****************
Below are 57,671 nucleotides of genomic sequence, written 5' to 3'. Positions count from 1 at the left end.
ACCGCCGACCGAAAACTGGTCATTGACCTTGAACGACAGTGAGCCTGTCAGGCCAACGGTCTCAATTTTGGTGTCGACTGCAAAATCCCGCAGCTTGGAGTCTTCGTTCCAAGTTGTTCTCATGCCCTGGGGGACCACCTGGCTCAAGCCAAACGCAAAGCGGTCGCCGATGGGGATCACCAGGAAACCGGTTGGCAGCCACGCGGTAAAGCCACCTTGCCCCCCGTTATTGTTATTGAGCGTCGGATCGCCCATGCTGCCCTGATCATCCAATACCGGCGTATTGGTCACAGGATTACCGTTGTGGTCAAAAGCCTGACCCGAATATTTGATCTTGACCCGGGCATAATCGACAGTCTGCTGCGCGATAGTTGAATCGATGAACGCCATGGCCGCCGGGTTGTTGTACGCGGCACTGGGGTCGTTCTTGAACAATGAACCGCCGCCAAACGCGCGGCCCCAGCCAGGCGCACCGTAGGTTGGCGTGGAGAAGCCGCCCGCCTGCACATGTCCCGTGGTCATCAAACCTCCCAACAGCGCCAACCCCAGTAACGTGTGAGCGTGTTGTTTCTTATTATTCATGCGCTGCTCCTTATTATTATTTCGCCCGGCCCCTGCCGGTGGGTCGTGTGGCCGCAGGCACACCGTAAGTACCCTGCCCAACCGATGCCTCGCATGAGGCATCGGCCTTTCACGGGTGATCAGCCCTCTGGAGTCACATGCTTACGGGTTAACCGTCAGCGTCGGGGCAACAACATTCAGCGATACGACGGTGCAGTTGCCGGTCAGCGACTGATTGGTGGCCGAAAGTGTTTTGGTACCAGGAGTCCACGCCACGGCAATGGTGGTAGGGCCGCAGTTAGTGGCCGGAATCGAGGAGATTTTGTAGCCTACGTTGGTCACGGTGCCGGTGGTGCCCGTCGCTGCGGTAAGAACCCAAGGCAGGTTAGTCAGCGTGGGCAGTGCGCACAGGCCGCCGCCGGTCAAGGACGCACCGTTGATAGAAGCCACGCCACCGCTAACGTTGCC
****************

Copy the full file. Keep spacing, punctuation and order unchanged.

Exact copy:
Below are 57,671 nucleotides of genomic sequence, written 5' to 3'. Positions count from 1 at the left end.
ACCGCCGACCGAAAACTGGTCATTGACCTTGAACGACAGTGAGCCTGTCAGGCCAACGGTCTCAATTTTGGTGTCGACTGCAAAATCCCGCAGCTTGGAGTCTTCGTTCCAAGTTGTTCTCATGCCCTGGGGGACCACCTGGCTCAAGCCAAACGCAAAGCGGTCGCCGATGGGGATCACCAGGAAACCGGTTGGCAGCCACGCGGTAAAGCCACCTTGCCCCCCGTTATTGTTATTGAGCGTCGGATCGCCCATGCTGCCCTGATCATCCAATACCGGCGTATTGGTCACAGGATTACCGTTGTGGTCAAAAGCCTGACCCGAATATTTGATCTTGACCCGGGCATAATCGACAGTCTGCTGCGCGATAGTTGAATCGATGAACGCCATGGCCGCCGGGTTGTTGTACGCGGCACTGGGGTCGTTCTTGAACAATGAACCGCCGCCAAACGCGCGGCCCCAGCCAGGCGCACCGTAGGTTGGCGTGGAGAAGCCGCCCGCCTGCACATGTCCCGTGGTCATCAAACCTCCCAACAGCGCCAACCCCAGTAACGTGTGAGCGTGTTGTTTCTTATTATTCATGCGCTGCTCCTTATTATTATTTCGCCCGGCCCCTGCCGGTGGGTCGTGTGGCCGCAGGCACACCGTAAGTACCCTGCCCAACCGATGCCTCGCATGAGGCATCGGCCTTTCACGGGTGATCAGCCCTCTGGAGTCACATGCTTACGGGTTAACCGTCAGCGTCGGGGCAACAACATTCAGCGATACGACGGTGCAGTTGCCGGTCAGCGACTGATTGGTGGCCGAAAGTGTTTTGGTACCAGGAGTCCACGCCACGGCAATGGTGGTAGGGCCGCAGTTAGTGGCCGGAATCGAGGAGATTTTGTAGCCTACGTTGGTCACGGTGCCGGTGGTGCCCGTCGCTGCGGTAAGAACCCAAGGCAGGTTAGTCAGCGTGGGCAGTGCGCACAGGCCGCCGCCGGTCAAGGACGCACCGTTGATAGAAGCCACGCCACCGCTAACGTTGCC